Like reading classic literature, reading classic ads (and learning about the mechanisms that make them effective) will strengthen your copywriting knowledge and give you tools you can use for today’s clients and customers.

Outside of that, I think you’ll also enjoy Ogilvy’s signature writing style – it’s very clear, straightforward, and to the point. No wasted thoughts or words.

And even though it was written nearly 40 years ago, you’ll feel as if Ogilvy is right there in the room with you having a one-on-one conversation, which is a style all copywriters should aspire to emulate.

Any of Ogilvy’s books are great, but this is my favorite. Enjoy!

Breakthrough Advertising, Eugene Schwartz

If there is only ONE book you pick up from this list, make it Breakthrough Advertising.

While it may seem “pricey” for a book, it’s well worth the investment as it’s filled with priceless (yes, priceless) information about psychology, persuasion, and humankind that you won’t find elsewhere.

Written by master copywriter, Eugene Schwartz, this book gets into the nitty gritty of copywriting in a way that you probably haven’t thought about before.

Not only that, but it features tons of practical and repeatable techniques you can use to really expand your toolkit and copywriting skills.

I recommend reading this right after Ogilvy on Advertising as it will help you connect the dots and solidify the concepts featured in both books.

If you want to level up your skills… 

Copywriting courses through Copyhackers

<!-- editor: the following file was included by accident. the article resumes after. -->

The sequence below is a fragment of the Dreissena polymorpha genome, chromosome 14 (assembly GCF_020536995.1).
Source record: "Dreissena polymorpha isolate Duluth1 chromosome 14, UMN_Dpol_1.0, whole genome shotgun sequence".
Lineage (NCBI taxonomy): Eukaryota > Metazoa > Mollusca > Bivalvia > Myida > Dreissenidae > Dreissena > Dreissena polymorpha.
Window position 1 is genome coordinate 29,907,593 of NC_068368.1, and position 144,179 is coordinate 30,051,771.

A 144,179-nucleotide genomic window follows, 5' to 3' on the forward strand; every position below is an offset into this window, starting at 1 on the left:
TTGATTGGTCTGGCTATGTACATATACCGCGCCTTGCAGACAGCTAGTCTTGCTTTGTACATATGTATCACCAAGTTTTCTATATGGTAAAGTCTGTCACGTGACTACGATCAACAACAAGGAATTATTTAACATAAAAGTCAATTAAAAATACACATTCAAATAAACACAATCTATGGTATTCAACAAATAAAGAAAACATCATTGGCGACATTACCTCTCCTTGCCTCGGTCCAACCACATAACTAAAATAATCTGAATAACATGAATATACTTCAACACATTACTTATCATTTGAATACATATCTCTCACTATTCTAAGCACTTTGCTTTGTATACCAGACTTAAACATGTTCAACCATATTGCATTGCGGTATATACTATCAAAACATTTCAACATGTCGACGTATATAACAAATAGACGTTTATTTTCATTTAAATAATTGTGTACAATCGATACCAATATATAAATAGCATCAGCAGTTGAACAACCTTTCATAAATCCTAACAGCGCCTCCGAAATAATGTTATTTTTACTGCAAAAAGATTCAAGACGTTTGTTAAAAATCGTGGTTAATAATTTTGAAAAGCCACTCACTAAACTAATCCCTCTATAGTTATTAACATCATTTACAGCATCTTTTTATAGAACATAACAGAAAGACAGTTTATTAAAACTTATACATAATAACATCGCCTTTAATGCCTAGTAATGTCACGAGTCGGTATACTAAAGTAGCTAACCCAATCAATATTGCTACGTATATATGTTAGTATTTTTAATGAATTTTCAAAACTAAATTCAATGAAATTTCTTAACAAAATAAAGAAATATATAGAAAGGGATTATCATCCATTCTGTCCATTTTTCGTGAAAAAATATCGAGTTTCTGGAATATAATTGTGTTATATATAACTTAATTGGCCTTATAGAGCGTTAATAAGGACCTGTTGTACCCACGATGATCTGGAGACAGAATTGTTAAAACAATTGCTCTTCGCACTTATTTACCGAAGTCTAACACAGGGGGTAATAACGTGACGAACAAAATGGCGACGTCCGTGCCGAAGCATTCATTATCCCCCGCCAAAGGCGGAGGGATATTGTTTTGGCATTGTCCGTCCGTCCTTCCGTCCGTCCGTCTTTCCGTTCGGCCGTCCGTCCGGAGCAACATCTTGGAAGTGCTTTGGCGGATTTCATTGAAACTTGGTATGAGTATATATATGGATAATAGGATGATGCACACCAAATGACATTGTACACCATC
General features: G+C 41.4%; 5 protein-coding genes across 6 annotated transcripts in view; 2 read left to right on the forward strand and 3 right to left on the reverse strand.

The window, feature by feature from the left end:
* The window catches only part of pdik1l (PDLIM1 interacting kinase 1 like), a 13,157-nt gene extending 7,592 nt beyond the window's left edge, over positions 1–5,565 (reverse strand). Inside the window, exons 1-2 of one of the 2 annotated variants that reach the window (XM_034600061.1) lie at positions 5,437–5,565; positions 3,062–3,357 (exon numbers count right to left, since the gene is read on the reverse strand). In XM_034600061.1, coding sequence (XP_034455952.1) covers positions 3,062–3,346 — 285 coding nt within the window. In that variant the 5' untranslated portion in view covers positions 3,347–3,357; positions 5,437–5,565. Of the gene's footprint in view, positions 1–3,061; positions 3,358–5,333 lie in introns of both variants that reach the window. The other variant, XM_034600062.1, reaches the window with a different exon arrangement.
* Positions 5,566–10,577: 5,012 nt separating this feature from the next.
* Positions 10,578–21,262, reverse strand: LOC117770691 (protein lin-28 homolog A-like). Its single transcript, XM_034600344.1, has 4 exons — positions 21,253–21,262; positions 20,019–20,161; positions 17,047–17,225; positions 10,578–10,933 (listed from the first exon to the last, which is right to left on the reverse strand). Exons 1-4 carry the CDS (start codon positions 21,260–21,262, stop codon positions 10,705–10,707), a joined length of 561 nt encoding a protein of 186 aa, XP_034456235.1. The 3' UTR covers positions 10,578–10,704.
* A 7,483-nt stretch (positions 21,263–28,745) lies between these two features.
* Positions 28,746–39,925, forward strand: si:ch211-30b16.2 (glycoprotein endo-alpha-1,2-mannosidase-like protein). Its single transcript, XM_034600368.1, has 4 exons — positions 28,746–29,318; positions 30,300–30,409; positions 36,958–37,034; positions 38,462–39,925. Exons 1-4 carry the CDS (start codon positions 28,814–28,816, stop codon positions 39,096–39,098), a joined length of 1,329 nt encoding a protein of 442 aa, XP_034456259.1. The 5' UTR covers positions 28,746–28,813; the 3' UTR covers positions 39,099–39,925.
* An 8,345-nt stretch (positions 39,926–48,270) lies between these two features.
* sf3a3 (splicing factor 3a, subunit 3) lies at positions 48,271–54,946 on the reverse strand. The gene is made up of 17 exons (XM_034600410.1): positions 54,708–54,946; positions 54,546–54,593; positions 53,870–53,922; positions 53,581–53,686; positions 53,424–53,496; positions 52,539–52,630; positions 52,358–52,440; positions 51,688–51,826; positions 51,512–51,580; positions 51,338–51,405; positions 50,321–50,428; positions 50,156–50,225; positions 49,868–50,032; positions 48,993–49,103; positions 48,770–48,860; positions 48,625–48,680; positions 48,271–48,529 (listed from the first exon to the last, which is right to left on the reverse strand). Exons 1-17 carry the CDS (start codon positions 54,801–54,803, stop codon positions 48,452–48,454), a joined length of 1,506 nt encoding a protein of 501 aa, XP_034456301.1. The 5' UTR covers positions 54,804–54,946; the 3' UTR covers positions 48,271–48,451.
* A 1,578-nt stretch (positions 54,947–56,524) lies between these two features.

If you’re ready to take your copywriting skills to the next level, I highly recommend any of the copywriting courses offered through Copyhackers.

Joanna Wiebe (the founder of Copyhackers and the “original conversion copywriter”) is a masterful copywriter and makes incredible, thorough, and highly valuable courses that will deepen your knowledge while also offering modern-day examples you won’t find in the classic copywriting books.

My favorite courses from Copyhackers are:

  • 10x Landing pages
  • 10x Funnels
  • A/B Testing for Copywriters
  • Analytics for Copywriters

Copyhackers also offer courses on things like launches, sales pages, ads, emails, and more, so no matter what you’re focused on, there’s a course that can help you.

The courses are not cheap, but in my opinion, they are 100% worth it and truly took my skills (and continue to take my skills) from basic to pro.

If you want to maintain your skills… 

If you want to keep sharpening your skills and evolving your knowledge, I recommend continually reading books, taking courses, subscribing to copy or research-related newsletters, listening to podcasts, and more.

Personally, my favorite forms of maintenance are:

(1) Practicing through client work

(2) Taking courses

(3) Reading books

Hands down, my favorite place to take courses is Copyhackers, as the quality and content is top notch and they’re always adding new stuff to the library.

In addition to the above, I also follow/subscribe to the Copyhackers blog, Neville Medhora from Copywriting Course, Marketing Examples from Harry Dry, the Wynter blog from Peep Laja, as well as business, research, and UX-related blogs and podcasts that are interesting to me.

Even if you’re not a pro, subscribing to various blogs, podcasts, etc is a great way to learn a little bit every week or month without making a huge financial or time commitment.

What are your favorite copywriting resources?

I’ve shared mine, now it’s your turn! Comment below or email me directly to tell me about your favorite resources across copywriting, research, marketing, and more.

I hope you found this helpful; best of luck on your copywriting journey and beyond!